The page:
If you choose to follow though, it takes four to five days to transfer details from one supplier to another without any paperwork or interruption to your home's power supply.

"We want New Zealanders to make checking their number a habit. Anytime they feel they want to review their plan, particularly heading into higher winter heating costs, they have somewhere to turn to," Consumer NZ chief executive Sue Chetwin said.

So how else can you tighten the purse strings this winter and what should you look out for when selecting the right method of heating for your situation?

One of the most economical and effective heating devices on the market is a heat pump. It can be turned on with the flick of a switch and if used according to instructions, should be relatively cheap to run.

But with so many heat pumps on the market - big, small, energy efficient, quiet - it can be difficult to make an informed decision on which one is the right fit.

A Consumer NZ survey, conducted in February 2012 may help you to choose.

The appliance-reliability of heat pumps installed since 2007, saw Daikin and Mitsubishi Heavy Industries stand out in the customer satisfaction stakes, with 96 per cent of owners saying they would recommend those brands to a friend.

Overall, heat pumps were a good option with 92 per cent of people saying they were happy with their selection.

To get the best value for money, Consumer NZ recommends choosing a heat pump system with good star ratings. A system with more stars will give you better heating or cooling energy per unit of electricity, making it cheaper to run than one with fewer stars.

They are, however, relatively expensive to install and can rack up a large bill if constantly running in a home which is poorly insulated, as heat escapes from cracks in the walls, floor and ceiling.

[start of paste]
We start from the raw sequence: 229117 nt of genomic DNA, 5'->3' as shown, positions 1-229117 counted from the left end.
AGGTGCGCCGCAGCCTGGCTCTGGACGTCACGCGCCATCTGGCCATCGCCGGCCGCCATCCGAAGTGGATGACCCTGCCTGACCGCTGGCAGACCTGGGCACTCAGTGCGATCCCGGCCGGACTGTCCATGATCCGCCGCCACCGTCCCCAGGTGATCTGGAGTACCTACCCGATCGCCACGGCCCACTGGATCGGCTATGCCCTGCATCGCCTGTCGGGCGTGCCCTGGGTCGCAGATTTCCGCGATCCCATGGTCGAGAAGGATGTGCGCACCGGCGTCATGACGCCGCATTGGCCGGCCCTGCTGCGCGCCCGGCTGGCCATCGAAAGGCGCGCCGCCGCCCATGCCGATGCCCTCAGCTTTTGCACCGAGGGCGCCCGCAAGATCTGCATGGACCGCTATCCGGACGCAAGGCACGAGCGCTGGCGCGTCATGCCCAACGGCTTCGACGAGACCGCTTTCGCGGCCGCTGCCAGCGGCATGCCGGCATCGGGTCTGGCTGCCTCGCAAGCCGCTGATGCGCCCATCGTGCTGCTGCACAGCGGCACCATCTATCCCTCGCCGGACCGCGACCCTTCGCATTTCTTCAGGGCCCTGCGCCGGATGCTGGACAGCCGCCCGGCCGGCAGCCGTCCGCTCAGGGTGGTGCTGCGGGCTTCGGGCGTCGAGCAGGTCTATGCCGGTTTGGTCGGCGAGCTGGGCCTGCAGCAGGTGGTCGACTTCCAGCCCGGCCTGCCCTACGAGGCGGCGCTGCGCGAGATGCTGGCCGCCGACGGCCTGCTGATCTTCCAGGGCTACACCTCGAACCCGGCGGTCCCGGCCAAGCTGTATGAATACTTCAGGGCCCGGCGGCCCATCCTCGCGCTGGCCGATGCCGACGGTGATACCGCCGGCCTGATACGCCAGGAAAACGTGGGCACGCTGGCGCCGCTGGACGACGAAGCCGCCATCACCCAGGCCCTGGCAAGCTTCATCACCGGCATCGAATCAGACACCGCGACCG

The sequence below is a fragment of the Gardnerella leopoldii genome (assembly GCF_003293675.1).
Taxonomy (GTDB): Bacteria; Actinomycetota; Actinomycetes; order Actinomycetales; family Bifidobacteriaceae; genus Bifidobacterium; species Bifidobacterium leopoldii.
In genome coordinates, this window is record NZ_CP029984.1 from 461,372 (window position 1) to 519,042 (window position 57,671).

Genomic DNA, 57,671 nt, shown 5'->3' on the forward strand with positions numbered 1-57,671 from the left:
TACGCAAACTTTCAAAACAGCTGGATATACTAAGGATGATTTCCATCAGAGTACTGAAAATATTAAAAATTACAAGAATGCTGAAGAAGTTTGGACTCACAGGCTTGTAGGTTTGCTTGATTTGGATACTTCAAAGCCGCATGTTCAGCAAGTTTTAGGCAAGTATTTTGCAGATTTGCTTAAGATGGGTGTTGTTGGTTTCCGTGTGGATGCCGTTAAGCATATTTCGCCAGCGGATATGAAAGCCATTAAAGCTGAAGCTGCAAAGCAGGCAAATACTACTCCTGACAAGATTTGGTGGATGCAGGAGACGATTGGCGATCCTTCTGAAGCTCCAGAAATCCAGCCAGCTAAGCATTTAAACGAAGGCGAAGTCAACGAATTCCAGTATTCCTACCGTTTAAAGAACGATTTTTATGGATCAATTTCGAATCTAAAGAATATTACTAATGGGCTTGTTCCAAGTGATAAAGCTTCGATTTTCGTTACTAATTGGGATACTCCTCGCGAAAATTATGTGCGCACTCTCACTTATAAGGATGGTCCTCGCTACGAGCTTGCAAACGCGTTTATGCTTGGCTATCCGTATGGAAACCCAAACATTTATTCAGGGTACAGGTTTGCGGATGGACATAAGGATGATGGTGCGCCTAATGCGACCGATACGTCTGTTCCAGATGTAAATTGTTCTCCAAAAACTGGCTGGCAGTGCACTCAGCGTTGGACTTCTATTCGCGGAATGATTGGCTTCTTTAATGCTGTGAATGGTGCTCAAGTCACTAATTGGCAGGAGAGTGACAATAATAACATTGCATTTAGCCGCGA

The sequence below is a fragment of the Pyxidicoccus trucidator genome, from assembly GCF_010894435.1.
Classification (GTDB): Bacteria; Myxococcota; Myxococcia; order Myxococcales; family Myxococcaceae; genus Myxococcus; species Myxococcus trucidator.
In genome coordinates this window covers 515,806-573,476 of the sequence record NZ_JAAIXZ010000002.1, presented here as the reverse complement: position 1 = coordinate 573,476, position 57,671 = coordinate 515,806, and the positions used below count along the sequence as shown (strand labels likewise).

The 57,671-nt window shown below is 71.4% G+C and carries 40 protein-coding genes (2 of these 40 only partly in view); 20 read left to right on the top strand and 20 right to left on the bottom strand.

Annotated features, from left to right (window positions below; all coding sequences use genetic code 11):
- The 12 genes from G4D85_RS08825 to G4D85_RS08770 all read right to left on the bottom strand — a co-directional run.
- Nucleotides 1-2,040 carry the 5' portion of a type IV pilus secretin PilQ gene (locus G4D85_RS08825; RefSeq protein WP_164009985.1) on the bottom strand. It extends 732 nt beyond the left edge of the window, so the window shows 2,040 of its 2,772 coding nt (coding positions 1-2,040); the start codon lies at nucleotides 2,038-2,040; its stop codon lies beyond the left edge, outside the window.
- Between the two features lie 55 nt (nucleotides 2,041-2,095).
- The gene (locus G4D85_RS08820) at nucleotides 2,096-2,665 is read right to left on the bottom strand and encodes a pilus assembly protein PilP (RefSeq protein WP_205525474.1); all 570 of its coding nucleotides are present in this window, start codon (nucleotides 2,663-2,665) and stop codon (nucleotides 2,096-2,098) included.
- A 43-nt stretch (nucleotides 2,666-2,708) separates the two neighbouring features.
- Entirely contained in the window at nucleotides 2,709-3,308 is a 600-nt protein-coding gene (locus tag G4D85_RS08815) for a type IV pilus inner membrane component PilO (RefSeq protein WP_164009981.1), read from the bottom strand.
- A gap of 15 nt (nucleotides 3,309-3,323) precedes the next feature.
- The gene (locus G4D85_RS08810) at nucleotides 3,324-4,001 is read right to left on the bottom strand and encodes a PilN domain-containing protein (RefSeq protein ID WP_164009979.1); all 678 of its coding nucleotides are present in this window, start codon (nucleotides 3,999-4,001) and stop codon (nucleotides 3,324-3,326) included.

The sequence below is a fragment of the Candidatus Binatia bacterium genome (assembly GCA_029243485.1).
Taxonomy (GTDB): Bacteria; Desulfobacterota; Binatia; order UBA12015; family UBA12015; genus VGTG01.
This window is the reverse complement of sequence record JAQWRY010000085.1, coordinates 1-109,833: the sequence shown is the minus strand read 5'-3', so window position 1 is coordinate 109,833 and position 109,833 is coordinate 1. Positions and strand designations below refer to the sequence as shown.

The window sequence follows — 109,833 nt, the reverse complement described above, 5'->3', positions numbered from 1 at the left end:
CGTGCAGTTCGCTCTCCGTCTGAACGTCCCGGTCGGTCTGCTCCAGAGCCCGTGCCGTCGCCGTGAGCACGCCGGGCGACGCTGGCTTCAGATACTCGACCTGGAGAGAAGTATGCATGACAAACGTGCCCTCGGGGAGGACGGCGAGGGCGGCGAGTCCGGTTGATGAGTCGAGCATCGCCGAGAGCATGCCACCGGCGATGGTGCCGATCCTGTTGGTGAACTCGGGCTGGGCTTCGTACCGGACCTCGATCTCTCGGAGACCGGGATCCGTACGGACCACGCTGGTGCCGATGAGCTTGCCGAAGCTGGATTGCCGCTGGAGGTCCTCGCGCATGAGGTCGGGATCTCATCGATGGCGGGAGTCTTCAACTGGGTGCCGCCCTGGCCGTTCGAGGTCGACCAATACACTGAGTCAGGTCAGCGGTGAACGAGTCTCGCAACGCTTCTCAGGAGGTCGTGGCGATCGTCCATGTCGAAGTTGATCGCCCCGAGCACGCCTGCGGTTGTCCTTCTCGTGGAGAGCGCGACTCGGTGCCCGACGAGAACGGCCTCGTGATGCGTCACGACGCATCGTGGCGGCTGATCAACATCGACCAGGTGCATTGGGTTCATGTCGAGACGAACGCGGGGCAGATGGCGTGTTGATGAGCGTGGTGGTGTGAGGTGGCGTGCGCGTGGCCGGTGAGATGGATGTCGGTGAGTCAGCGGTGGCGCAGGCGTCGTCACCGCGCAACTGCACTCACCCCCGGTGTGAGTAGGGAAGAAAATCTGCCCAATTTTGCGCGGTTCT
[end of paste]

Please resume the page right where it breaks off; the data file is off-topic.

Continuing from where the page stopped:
Hawke's Bay-based business Infracomfort, offers an alternative to heat pumps and other electric heaters, using technology imported from Germany.

Panels fixed on the ceiling or high up a wall, give off infrared heat which warms surfaces and the air to a pleasant temperature.

"The infrared heat is absorbed by surfaces in the room and is re-released ... with no drafts or noise," Napier-based co-owner Pat Kane said. "It's totally safe, there is no maintenance required and they are managed with a thermostat which gives you the heat you need, when you need it."

To install an infrared system which has a separate control for every room, costs about the same as putting a heat pump in the lounge.

"Once in, it's also less expensive to run than a heat pump," Kane said.

Those who have a fireplace in their home will no doubt be wondering how they too can cut back on costs when buying wood.

The key is to select wood with a moisture content of less than 25 per cent.

This could save money for households using wood burners by up to 40 per cent, compared to those using unseasoned wood.

"Dry wood that burns hot with little smoke gives you best value for money, trying to burn wood with more than 25 per cent water content really doesn't make sense, as you're using energy to burn water," Hawke's Bay Regional Council Heat Smart Programme co-ordinator Mark Heaney said.

If gathering your own wood, plan ahead by stocking up six to 12 months before use so it has time to dry out. Choose sound, solid wood and avoid rot or excess bark before stacking it loosely in a dry place, allowing air to pass freely through the pile.

It's also important to have your burner professionally checked and serviced each year before winter begins.

Hawke's Bay Regional Council's Heat Smart insulation and clean heat funding assistance programmes can help to create a warm, healthy environment by assisting ratepayers with the cost of fitting ceiling and underfloor insulation and replacing non-compliant burners or open fires.

Funding is open to homeowners whose properties were built before the year 2000 for insulation with options including a non-repayable grant or a loan for clean heat, repaid through the property's rates over 10 years.

All homeowners qualify for assistance with the cost of insulation as this must be completed before cleaner heating methods can be installed.

Heat Smart Hawke's Bay funding assistance is over and above that available through the Government's Energywise grants. Applications must be made through EECA's Approved Service Providers (installers).

Replacing a non-compliant woodburner or open fire within the Hastings or Napier "airshed" (places most affected by local air pollution) qualifies home owners earning under $100,000 per year for Regional Council clean heat funding.

Your installer will direct you on the best clean heat option for your home and ensure any replacement burner meets the emission ratings for each airshed.

- Hawkes Bay Today